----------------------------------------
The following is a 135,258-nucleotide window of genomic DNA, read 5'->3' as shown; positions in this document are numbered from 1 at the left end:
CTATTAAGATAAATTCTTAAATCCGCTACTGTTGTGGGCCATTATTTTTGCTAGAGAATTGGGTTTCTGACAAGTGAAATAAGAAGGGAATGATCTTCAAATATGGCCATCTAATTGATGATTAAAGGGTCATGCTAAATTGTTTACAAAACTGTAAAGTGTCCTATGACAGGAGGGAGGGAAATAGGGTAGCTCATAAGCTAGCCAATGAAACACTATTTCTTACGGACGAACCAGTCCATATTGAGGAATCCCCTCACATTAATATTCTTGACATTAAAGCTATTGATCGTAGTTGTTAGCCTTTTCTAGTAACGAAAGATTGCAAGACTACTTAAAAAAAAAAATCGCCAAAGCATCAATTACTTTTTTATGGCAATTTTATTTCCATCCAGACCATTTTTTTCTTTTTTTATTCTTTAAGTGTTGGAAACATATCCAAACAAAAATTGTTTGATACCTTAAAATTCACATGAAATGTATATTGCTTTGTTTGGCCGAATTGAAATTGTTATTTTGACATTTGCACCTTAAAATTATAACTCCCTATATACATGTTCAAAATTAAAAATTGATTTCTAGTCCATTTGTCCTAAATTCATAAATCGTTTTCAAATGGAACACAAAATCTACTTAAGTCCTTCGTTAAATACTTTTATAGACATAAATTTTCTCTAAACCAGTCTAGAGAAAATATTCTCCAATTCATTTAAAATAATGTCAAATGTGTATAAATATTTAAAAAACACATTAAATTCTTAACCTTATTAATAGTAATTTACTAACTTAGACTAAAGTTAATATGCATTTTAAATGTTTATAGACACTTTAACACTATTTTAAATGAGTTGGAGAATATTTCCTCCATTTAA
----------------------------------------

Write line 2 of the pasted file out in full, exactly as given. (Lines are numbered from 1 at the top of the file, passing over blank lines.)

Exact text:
CTATTAAGATAAATTCTTAAATCCGCTACTGTTGTGGGCCATTATTTTTGCTAGAGAATTGGGTTTCTGACAAGTGAAATAAGAAGGGAATGATCTTCAAATATGGCCATCTAATTGATGATTAAAGGGTCATGCTAAATTGTTTACAAAACTGTAAAGTGTCCTATGACAGGAGGGAGGGAAATAGGGTAGCTCATAAGCTAGCCAATGAAACACTATTTCTTACGGACGAACCAGTCCATATTGAGGAATCCCCTCACATTAATATTCTTGACATTAAAGCTATTGATCGTAGTTGTTAGCCTTTTCTAGTAACGAAAGATTGCAAGACTACTTAAAAAAAAAAATCGCCAAAGCATCAATTACTTTTTTATGGCAATTTTATTTCCATCCAGACCATTTTTTTCTTTTTTTATTCTTTAAGTGTTGGAAACATATCCAAACAAAAATTGTTTGATACCTTAAAATTCACATGAAATGTATATTGCTTTGTTTGGCCGAATTGAAATTGTTATTTTGACATTTGCACCTTAAAATTATAACTCCCTATATACATGTTCAAAATTAAAAATTGATTTCTAGTCCATTTGTCCTAAATTCATAAATCGTTTTCAAATGGAACACAAAATCTACTTAAGTCCTTCGTTAAATACTTTTATAGACATAAATTTTCTCTAAACCAGTCTAGAGAAAATATTCTCCAATTCATTTAAAATAATGTCAAATGTGTATAAATATTTAAAAAACACATTAAATTCTTAACCTTATTAATAGTAATTTACTAACTTAGACTAAAGTTAATATGCATTTTAAATGTTTATAGACACTTTAACACTATTTTAAATGAGTTGGAGAATATTTCCTCCATTTAA